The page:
Hong Kong Express Airways Ltd. plans to offer fares that are 30 percent cheaper than the lowest prices offered by competitors when it converts to a budget carrier in October, challenging Cathay Pacific Airways Ltd.
Hong Kong Express, an affiliate of Hong Kong Airlines that is backed by China’s HNA Group, plans to have a fleet of 30 planes in five years, Deputy Chief Executive Officer Andrew Cowen said in Hong Kong yesterday. The airline will have five Airbus A320s by September, he said.
“For too long, the people of Hong Kong have been denied the opportunity to travel at low cost to China and the rest of Asia because of high fares,” Cowen said. “It is well known that air fares to and out of Hong Kong are among the highest in the world.”
The carrier, which will fly to cities in China, Southeast Asia, Japan and South Korea, expects to break even in two years, Executive Chairman Yang Jianhong said . Jetstar Hong Kong, a venture owned by Qantas Airways Ltd., China Eastern Airlines Corp. and Shun Tak Holdings Ltd., is also planning low-cost flights from Hong Kong to lure cost-conscious passengers from Cathay Pacific, the city’s largest carrier.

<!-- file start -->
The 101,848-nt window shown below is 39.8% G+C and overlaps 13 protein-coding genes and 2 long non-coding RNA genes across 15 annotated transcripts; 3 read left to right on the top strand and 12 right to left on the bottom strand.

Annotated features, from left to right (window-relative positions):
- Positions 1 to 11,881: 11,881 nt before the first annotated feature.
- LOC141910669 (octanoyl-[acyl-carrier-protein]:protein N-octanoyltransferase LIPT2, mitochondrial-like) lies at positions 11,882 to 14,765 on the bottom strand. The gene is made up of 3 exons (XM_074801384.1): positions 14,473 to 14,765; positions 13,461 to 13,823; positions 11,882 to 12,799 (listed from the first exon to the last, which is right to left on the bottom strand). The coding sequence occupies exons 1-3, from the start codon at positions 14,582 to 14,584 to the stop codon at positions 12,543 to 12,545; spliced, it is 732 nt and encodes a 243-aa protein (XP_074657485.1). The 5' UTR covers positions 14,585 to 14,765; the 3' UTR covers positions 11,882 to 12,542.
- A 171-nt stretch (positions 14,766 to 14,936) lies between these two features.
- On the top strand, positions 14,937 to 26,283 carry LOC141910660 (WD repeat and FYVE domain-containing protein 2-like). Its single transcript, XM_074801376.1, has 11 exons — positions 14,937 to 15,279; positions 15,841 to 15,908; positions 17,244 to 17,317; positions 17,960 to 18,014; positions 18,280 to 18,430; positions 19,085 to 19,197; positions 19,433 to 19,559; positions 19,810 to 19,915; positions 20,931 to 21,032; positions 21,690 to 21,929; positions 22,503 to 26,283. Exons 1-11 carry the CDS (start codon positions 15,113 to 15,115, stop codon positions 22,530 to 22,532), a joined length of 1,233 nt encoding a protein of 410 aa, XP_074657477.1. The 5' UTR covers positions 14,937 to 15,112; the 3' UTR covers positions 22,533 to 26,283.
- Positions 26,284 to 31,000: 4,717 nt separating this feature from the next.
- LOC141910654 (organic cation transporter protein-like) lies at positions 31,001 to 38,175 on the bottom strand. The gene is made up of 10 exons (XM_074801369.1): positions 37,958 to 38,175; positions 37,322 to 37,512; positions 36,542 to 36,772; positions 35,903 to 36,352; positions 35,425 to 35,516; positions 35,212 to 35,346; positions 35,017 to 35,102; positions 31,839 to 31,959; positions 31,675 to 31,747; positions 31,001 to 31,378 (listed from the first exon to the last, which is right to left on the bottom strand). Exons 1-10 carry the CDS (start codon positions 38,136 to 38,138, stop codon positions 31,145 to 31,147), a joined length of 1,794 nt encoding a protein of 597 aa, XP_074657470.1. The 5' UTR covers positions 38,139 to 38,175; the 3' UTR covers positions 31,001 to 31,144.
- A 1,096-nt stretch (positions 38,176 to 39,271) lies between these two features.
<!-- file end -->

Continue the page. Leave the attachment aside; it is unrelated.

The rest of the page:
Hong Kong Express will oppose the government awarding an operating license to Jetstar Hong Kong because of limited slots and parking space at the city’s airport, Yang said.
Jetstar Hong Kong is still waiting for a license to start operations in the former British colony. The carrier said earlier this month that it is having a “positive and ongoing dialog” with regulators and is confident of winning approval at the end of this year.
The Hong Kong government has said it won’t process any applications to start airlines until it completes a review of criteria for designating local carriers.
Hong Kong Airport isn’t currently used by any low-cost carriers as a hub. Oasis Hong Kong Airlines Ltd., which operated budget long-haul flights, collapsed in 2008 after racking up losses of about HK$1 billion ($129 million) in less than two years.